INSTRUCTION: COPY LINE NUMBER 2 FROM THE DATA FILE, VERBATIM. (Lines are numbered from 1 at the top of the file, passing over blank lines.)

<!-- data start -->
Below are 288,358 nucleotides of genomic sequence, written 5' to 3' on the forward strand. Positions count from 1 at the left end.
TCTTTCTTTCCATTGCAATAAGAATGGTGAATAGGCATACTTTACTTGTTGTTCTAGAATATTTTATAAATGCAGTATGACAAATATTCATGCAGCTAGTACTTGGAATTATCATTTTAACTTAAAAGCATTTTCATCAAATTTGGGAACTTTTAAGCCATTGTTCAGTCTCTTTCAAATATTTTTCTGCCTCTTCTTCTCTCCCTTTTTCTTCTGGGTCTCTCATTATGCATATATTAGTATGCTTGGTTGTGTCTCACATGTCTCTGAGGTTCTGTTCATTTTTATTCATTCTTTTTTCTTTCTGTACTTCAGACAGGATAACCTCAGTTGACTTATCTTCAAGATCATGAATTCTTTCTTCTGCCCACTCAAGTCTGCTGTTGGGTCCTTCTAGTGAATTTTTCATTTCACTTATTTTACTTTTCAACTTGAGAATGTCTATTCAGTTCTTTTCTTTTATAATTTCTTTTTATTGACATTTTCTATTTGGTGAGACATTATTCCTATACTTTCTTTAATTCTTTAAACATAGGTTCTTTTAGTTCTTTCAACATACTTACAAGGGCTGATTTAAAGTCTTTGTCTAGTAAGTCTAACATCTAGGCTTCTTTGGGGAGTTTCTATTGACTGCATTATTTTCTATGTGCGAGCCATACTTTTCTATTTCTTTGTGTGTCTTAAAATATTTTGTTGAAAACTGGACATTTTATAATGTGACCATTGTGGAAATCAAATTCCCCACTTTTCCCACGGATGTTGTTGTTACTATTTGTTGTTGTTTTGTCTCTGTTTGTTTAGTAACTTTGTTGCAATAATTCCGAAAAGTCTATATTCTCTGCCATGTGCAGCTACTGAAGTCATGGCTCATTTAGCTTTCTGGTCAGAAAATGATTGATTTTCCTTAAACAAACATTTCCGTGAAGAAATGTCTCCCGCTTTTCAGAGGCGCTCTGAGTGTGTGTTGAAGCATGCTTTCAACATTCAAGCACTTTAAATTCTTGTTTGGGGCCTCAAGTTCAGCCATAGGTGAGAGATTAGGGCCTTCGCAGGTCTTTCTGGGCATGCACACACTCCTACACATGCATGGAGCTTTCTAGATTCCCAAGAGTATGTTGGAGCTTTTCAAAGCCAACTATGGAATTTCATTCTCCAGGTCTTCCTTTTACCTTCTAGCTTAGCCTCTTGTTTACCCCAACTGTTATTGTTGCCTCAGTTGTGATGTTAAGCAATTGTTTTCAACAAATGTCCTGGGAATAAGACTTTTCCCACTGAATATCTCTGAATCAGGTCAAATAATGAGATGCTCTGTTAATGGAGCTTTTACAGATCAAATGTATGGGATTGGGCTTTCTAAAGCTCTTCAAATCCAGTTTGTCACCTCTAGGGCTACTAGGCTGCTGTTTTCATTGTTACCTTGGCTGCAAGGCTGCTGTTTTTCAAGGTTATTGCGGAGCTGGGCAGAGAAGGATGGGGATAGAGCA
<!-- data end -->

TCTTTCTTTCCATTGCAATAAGAATGGTGAATAGGCATACTTTACTTGTTGTTCTAGAATATTTTATAAATGCAGTATGACAAATATTCATGCAGCTAGTACTTGGAATTATCATTTTAACTTAAAAGCATTTTCATCAAATTTGGGAACTTTTAAGCCATTGTTCAGTCTCTTTCAAATATTTTTCTGCCTCTTCTTCTCTCCCTTTTTCTTCTGGGTCTCTCATTATGCATATATTAGTATGCTTGGTTGTGTCTCACATGTCTCTGAGGTTCTGTTCATTTTTATTCATTCTTTTTTCTTTCTGTACTTCAGACAGGATAACCTCAGTTGACTTATCTTCAAGATCATGAATTCTTTCTTCTGCCCACTCAAGTCTGCTGTTGGGTCCTTCTAGTGAATTTTTCATTTCACTTATTTTACTTTTCAACTTGAGAATGTCTATTCAGTTCTTTTCTTTTATAATTTCTTTTTATTGACATTTTCTATTTGGTGAGACATTATTCCTATACTTTCTTTAATTCTTTAAACATAGGTTCTTTTAGTTCTTTCAACATACTTACAAGGGCTGATTTAAAGTCTTTGTCTAGTAAGTCTAACATCTAGGCTTCTTTGGGGAGTTTCTATTGACTGCATTATTTTCTATGTGCGAGCCATACTTTTCTATTTCTTTGTGTGTCTTAAAATATTTTGTTGAAAACTGGACATTTTATAATGTGACCATTGTGGAAATCAAATTCCCCACTTTTCCCACGGATGTTGTTGTTACTATTTGTTGTTGTTTTGTCTCTGTTTGTTTAGTAACTTTGTTGCAATAATTCCGAAAAGTCTATATTCTCTGCCATGTGCAGCTACTGAAGTCATGGCTCATTTAGCTTTCTGGTCAGAAAATGATTGATTTTCCTTAAACAAACATTTCCGTGAAGAAATGTCTCCCGCTTTTCAGAGGCGCTCTGAGTGTGTGTTGAAGCATGCTTTCAACATTCAAGCACTTTAAATTCTTGTTTGGGGCCTCAAGTTCAGCCATAGGTGAGAGATTAGGGCCTTCGCAGGTCTTTCTGGGCATGCACACACTCCTACACATGCATGGAGCTTTCTAGATTCCCAAGAGTATGTTGGAGCTTTTCAAAGCCAACTATGGAATTTCATTCTCCAGGTCTTCCTTTTACCTTCTAGCTTAGCCTCTTGTTTACCCCAACTGTTATTGTTGCCTCAGTTGTGATGTTAAGCAATTGTTTTCAACAAATGTCCTGGGAATAAGACTTTTCCCACTGAATATCTCTGAATCAGGTCAAATAATGAGATGCTCTGTTAATGGAGCTTTTACAGATCAAATGTATGGGATTGGGCTTTCTAAAGCTCTTCAAATCCAGTTTGTCACCTCTAGGGCTACTAGGCTGCTGTTTTCATTGTTACCTTGGCTGCAAGGCTGCTGTTTTTCAAGGTTATTGCGGAGCTGGGCAGAGAAGGATGGGGATAGAGCA